by Henry Wyckoff
A Highlander/Sentinel Crossover
* * *
As Tutyr watched as Methos and Latro conversed about the nature of immortality and God, he reflected how the tables had turned, and how this tortured soldier had turned his own direction. "My old friend, how is it that you have fallen so far? The friend I knew wouldn't have murdered anyone."
Sadly, he walked away, knowing the truth.
Naturally, that would be the last thing he would report. His own demons were not totally banished to begin with, and what was more, the stirring of the past had left him with a considerable amount of heartache that would not allow him to keep his composure.
"Going somewhere, old man?"
In his deep thoughts, he hadn't seen Jim approach. "Yes. Elsewhere. My work is done."
Tutyr shrugged, "My mission has reached a resolution of sorts."
"What mission was that?"
"Simply to determine if Pierson was immortal and to find out how much you knew."
"What is your conclusion?"
He shrugged again. "Pierson is a mortal who survived by means of a very lucky accident. The superstitious di'Annos misinterpreted this very improbable event and jumped to conclusions. Latro is an enigma who has stated quite adamantly that he doesn't mind being watched, so long as he is undisturbed. Maybe he'll be found in a database of previous observations, or maybe not."
"Why are you so upset?"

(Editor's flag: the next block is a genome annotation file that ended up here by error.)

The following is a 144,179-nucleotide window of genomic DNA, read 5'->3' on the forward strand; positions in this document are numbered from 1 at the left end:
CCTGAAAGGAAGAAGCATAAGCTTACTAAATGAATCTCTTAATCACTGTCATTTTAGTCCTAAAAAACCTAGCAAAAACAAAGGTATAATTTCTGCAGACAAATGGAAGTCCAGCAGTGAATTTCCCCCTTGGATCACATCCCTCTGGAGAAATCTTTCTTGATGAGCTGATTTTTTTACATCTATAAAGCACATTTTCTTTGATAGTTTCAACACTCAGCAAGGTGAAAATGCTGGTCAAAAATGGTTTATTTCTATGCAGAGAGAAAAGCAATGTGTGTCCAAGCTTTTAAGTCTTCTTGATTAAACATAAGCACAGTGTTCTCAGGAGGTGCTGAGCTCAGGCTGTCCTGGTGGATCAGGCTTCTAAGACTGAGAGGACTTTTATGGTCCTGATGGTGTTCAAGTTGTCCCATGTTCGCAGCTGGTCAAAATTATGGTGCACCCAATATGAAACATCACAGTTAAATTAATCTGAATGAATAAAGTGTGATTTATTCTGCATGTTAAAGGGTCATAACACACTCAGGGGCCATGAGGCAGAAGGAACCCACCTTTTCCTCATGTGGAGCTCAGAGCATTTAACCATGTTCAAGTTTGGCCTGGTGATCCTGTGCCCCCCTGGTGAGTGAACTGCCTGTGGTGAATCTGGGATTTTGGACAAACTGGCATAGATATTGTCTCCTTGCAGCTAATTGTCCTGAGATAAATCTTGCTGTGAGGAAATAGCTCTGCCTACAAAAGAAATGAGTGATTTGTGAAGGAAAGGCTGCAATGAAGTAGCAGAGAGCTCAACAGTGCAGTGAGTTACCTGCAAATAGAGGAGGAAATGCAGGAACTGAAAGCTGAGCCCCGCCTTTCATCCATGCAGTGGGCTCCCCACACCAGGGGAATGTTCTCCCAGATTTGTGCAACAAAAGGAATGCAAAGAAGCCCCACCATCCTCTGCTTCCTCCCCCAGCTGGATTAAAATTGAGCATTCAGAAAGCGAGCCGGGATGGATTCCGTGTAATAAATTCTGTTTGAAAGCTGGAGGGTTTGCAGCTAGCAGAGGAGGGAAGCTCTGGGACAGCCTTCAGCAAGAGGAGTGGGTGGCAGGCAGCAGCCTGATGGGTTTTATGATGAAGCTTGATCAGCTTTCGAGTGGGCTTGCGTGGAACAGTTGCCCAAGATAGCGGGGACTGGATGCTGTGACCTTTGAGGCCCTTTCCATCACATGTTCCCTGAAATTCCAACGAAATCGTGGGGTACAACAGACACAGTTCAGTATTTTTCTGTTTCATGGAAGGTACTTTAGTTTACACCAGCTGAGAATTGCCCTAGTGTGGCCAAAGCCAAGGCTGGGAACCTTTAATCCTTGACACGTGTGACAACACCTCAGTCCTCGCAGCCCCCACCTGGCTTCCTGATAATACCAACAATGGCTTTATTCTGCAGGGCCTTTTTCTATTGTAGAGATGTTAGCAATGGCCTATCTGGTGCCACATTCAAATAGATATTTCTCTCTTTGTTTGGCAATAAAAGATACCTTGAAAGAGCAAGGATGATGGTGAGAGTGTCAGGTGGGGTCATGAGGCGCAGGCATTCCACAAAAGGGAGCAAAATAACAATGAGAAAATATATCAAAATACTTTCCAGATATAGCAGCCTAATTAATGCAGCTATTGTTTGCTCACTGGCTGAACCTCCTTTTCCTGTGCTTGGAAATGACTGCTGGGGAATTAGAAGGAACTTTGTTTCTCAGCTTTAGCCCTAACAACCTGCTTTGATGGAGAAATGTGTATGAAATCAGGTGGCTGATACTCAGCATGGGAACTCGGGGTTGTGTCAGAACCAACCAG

Tutyr looked very irritated for a moment but quickly hid it. "I have a few unresolved issues."
"Yet you say your job is done?" Jim's skepticism was evident.
"Yes. Why are you so concerned?"
Jim's expression was not benevolent. "Your organization had Blair spooked and all of us scared to death you'd try to purge us, just because we found out you don't have lives of your own and have to spend them watching others. If you're leaving, let me give you a warning; if your kind pulls any more stunts in my city, you're going to regret it."
"Oh? What about all those rapes, muggings, and murders that go on every minute? Isn't that your job too?"
"That's what the department is for. My business is much more personal, if you catch my meaning."
"Of course. I've dealt with emotionally corrupted officials with their own personal agendas for nearly four of your lifetimes."
Jim glared at him. "Technically, you've done nothing wrong with your own hands, so I can't book you, but I can say this under the table; you've got until sunset to get out of Cascade, and you'd better not come back."
"Whatever." Tutyr didn't really give a damn about the cop, and just went on his way as if Jim was nothing more than a cloud of hot air drifting down the alley.
The hard thing about this was that Jim almost thought he was really starting to like the old man. There was something about his past that spoke to Jim, once he looked past all the taking of lives.
Jim waited there long after the old man had left, and he found another old man coming his way. Adam Pierson walked alone, an unreadable expression on his face.
"What happened? Did you kill him too?"
Pierson's reaction was similar to being unexpectedly slapped in the face. "No. He's not my kind. I don't know what he is, but he had a very good point. What could I do to him that hadn't been done already, that could be done?"
"You let him walk?"
"I had to, especially as I wasn't his kind of murder victim. He selectively goes after Angels or Devils."
Jim sighed, "So technically, since you're not pressing charges for his pressing you quite hard against a high-rise window, there is no case."
"Why the long face? Does the boss give you a hard time for unbillable hours?"